U.S. stock slipped Monday as the three major averages come off their best week in more than a year.
The Dow Jones Industrial Average shed about 115 points, or 0.3%. The S&P 500 was near flat%. The tech-heavy Nasdaq Composite fell 0.5%.
Last week, the three major averages notched their best week since November 2020, boosted largely by growth stocks.
“The rally in equities over the past week was one of the sharpest on record. While it could go a bit higher … we remain convicted it’s still a bear market and we would use this strength to position more defensively,” Morgan Stanley’s Michael Wilson said in a note Monday.
On Monday, Boeing dropped about 5% after a China Eastern Airlines Boeing 737 passenger plane crashed, weighing on the Dow.
Rising rates appeared to hit tech stocks, as the benchmark 10-year yield climbed about 0.09 percentage points to top 2.2%. Information technology and communications services were the worst-performing sectors in the S&P 500 on Monday. Microsoft fell around 1% and Facebook parent Meta lost about 3%.
On the upside, energy stocks rallied Monday as oil prices rose. Occidental Petroleum and Marathon Oil were among the top gainers on the S&P 500, respectively rising more than 5% and 4%.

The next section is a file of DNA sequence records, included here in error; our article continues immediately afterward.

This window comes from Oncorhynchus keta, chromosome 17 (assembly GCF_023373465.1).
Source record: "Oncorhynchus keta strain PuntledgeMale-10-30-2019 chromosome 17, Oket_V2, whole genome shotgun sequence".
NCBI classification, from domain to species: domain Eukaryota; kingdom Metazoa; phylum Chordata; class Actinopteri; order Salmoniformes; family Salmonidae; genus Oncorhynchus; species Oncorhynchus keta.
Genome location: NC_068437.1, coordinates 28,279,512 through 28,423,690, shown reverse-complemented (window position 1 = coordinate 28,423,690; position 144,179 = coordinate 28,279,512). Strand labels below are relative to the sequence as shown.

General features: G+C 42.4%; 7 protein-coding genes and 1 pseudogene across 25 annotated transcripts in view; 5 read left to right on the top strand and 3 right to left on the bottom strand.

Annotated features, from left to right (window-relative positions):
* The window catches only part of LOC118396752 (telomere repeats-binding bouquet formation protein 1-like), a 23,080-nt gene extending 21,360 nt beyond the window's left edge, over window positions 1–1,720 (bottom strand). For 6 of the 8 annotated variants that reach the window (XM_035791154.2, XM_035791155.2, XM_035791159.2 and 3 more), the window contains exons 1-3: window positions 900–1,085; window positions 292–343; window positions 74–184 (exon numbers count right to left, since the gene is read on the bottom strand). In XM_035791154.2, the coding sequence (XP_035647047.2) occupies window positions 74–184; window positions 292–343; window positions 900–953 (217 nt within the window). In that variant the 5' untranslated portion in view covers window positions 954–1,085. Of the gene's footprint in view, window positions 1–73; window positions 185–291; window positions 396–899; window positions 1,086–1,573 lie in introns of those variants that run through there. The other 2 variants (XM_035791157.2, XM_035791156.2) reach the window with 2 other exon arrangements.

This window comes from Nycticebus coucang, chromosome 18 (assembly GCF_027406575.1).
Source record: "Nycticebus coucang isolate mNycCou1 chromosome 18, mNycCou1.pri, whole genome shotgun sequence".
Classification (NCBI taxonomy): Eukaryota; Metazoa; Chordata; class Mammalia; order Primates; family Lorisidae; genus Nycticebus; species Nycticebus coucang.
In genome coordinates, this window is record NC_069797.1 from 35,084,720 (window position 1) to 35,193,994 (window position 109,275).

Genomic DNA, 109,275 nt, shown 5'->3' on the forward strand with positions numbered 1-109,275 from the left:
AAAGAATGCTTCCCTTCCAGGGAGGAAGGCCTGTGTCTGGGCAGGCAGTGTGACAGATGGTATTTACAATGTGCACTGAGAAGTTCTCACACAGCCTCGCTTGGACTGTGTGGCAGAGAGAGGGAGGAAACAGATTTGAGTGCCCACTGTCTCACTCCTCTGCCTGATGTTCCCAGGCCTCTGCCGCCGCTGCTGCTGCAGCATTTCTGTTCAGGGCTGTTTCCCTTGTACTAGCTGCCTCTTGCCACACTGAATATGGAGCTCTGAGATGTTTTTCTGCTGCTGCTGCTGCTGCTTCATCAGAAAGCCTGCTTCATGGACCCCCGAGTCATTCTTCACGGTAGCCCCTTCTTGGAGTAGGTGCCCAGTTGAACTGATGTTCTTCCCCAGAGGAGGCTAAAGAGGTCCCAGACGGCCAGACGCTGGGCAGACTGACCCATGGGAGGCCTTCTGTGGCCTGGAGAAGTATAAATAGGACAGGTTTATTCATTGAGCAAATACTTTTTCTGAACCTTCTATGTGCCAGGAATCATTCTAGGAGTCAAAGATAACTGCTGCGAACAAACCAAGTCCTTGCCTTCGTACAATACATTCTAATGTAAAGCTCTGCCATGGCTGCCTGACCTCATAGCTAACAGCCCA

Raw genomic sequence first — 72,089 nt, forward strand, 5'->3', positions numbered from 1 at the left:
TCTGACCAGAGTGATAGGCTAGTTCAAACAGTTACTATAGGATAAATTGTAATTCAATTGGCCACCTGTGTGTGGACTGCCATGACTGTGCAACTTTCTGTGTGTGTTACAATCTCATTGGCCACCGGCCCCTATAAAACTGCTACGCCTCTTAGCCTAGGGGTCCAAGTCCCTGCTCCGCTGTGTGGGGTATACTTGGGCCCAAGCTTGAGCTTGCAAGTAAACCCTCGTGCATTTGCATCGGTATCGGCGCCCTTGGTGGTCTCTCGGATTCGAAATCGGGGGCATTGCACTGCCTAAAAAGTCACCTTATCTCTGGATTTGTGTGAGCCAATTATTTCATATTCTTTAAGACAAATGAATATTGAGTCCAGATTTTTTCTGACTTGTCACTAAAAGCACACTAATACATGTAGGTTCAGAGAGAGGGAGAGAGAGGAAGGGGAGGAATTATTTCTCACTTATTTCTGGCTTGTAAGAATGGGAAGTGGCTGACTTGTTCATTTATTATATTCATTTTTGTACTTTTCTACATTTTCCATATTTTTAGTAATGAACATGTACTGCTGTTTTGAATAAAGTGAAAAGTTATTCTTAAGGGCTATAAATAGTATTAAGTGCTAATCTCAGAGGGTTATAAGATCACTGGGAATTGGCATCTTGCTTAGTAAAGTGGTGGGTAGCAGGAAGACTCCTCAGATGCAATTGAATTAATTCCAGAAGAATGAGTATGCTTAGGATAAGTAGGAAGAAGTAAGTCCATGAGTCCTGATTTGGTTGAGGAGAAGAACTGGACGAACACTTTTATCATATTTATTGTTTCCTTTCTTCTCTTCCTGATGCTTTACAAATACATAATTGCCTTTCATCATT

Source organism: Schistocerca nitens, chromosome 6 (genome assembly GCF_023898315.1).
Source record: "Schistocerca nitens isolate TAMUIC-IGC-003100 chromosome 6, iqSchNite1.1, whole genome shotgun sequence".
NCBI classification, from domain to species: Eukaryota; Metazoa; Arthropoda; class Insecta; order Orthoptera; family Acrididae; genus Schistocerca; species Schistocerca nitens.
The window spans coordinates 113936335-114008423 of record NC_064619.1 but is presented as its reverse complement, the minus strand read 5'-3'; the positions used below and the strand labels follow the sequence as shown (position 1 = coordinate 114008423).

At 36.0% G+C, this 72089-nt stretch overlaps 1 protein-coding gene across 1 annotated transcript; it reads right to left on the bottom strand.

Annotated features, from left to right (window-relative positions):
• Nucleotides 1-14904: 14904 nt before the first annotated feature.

Brent crude gained about 6% to surpass $110 a barrel, as European Union nations considered joining the U.S. in an embargo on Russian oil.
The S&P 500 recouped nearly half of its correction losses last week as investors received highly anticipated clarity from the Federal Reserve, which raised interest rates for the first time since 2018. The central bank signaled it expects to raise rates at its remaining six meetings this year.
Market participants are also monitoring the war between Russia and Ukraine. Ukraine’s President Volodymyr Zelenskyy warned if peace talks with Russian leader Vladimir Putin fail, it would mean the start of a “third world war.”
Ukrainian and Russian officials have met intermittently for peace talks, which have failed to progress to key concessions. Ukraine has also rejected an ultimatum to surrender the city of Mariupol to Russian troops.
Investors are also evaluating a rise in Covid cases in Europe stemming from an emerging variant.
“We still don’t believe a sustainable bottom is in place, given our views that the geopolitical situation remains extremely fluid, inflation should continue to come in hot, and the growth outlook is weakening,” Wolfe Research’s Chris Senyek said in a note Monday.
The economic calendar is relatively light this week, but several companies report earnings. Nike and Tencent Music report quarterly results after the market closes Monday.
–CNBC’s Patti Domm contributed to this report.